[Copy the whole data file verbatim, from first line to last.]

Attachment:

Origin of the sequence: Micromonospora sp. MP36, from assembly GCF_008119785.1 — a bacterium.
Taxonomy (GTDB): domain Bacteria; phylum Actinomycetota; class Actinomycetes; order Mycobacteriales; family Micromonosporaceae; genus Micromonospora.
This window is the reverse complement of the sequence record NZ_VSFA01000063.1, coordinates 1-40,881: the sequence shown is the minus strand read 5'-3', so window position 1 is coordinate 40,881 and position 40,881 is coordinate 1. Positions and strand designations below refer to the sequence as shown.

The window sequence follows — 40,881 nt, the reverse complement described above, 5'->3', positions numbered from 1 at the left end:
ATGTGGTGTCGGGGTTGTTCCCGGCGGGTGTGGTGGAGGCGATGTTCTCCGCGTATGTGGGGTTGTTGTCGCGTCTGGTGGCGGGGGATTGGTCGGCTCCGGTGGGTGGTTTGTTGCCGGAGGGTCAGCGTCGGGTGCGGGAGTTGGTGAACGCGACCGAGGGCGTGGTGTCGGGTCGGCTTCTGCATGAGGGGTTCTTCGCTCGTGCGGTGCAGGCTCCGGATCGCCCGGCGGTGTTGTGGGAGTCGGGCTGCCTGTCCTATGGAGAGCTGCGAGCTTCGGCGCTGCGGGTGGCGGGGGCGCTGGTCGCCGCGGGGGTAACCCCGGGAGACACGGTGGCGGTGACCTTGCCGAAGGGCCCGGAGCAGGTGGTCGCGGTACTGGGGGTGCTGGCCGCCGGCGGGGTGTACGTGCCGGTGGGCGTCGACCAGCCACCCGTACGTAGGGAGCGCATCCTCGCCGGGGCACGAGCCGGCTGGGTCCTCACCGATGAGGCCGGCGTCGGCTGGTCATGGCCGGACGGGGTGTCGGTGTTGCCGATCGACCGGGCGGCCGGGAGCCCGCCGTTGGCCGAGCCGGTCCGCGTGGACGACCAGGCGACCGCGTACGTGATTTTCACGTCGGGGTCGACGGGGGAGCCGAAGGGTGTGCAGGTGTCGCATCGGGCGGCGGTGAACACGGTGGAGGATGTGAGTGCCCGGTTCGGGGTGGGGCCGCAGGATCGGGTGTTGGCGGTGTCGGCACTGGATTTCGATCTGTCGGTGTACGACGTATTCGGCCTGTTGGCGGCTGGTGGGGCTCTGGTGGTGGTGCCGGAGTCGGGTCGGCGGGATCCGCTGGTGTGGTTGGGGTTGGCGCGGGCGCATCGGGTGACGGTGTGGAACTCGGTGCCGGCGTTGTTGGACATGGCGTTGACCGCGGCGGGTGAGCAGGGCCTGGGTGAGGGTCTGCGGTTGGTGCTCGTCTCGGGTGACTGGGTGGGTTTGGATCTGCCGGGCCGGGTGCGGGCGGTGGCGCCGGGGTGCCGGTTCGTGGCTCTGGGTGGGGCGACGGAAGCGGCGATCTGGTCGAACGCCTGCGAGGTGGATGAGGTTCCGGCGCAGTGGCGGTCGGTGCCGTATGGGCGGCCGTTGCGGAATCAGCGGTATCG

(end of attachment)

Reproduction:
Origin of the sequence: Micromonospora sp. MP36, from assembly GCF_008119785.1 — a bacterium.
Taxonomy (GTDB): domain Bacteria; phylum Actinomycetota; class Actinomycetes; order Mycobacteriales; family Micromonosporaceae; genus Micromonospora.
This window is the reverse complement of the sequence record NZ_VSFA01000063.1, coordinates 1-40,881: the sequence shown is the minus strand read 5'-3', so window position 1 is coordinate 40,881 and position 40,881 is coordinate 1. Positions and strand designations below refer to the sequence as shown.

The window sequence follows — 40,881 nt, the reverse complement described above, 5'->3', positions numbered from 1 at the left end:
ATGTGGTGTCGGGGTTGTTCCCGGCGGGTGTGGTGGAGGCGATGTTCTCCGCGTATGTGGGGTTGTTGTCGCGTCTGGTGGCGGGGGATTGGTCGGCTCCGGTGGGTGGTTTGTTGCCGGAGGGTCAGCGTCGGGTGCGGGAGTTGGTGAACGCGACCGAGGGCGTGGTGTCGGGTCGGCTTCTGCATGAGGGGTTCTTCGCTCGTGCGGTGCAGGCTCCGGATCGCCCGGCGGTGTTGTGGGAGTCGGGCTGCCTGTCCTATGGAGAGCTGCGAGCTTCGGCGCTGCGGGTGGCGGGGGCGCTGGTCGCCGCGGGGGTAACCCCGGGAGACACGGTGGCGGTGACCTTGCCGAAGGGCCCGGAGCAGGTGGTCGCGGTACTGGGGGTGCTGGCCGCCGGCGGGGTGTACGTGCCGGTGGGCGTCGACCAGCCACCCGTACGTAGGGAGCGCATCCTCGCCGGGGCACGAGCCGGCTGGGTCCTCACCGATGAGGCCGGCGTCGGCTGGTCATGGCCGGACGGGGTGTCGGTGTTGCCGATCGACCGGGCGGCCGGGAGCCCGCCGTTGGCCGAGCCGGTCCGCGTGGACGACCAGGCGACCGCGTACGTGATTTTCACGTCGGGGTCGACGGGGGAGCCGAAGGGTGTGCAGGTGTCGCATCGGGCGGCGGTGAACACGGTGGAGGATGTGAGTGCCCGGTTCGGGGTGGGGCCGCAGGATCGGGTGTTGGCGGTGTCGGCACTGGATTTCGATCTGTCGGTGTACGACGTATTCGGCCTGTTGGCGGCTGGTGGGGCTCTGGTGGTGGTGCCGGAGTCGGGTCGGCGGGATCCGCTGGTGTGGTTGGGGTTGGCGCGGGCGCATCGGGTGACGGTGTGGAACTCGGTGCCGGCGTTGTTGGACATGGCGTTGACCGCGGCGGGTGAGCAGGGCCTGGGTGAGGGTCTGCGGTTGGTGCTCGTCTCGGGTGACTGGGTGGGTTTGGATCTGCCGGGCCGGGTGCGGGCGGTGGCGCCGGGGTGCCGGTTCGTGGCTCTGGGTGGGGCGACGGAAGCGGCGATCTGGTCGAACGCCTGCGAGGTGGATGAGGTTCCGGCGCAGTGGCGGTCGGTGCCGTATGGGCGGCCGTTGCGGAATCAGCGGTATCG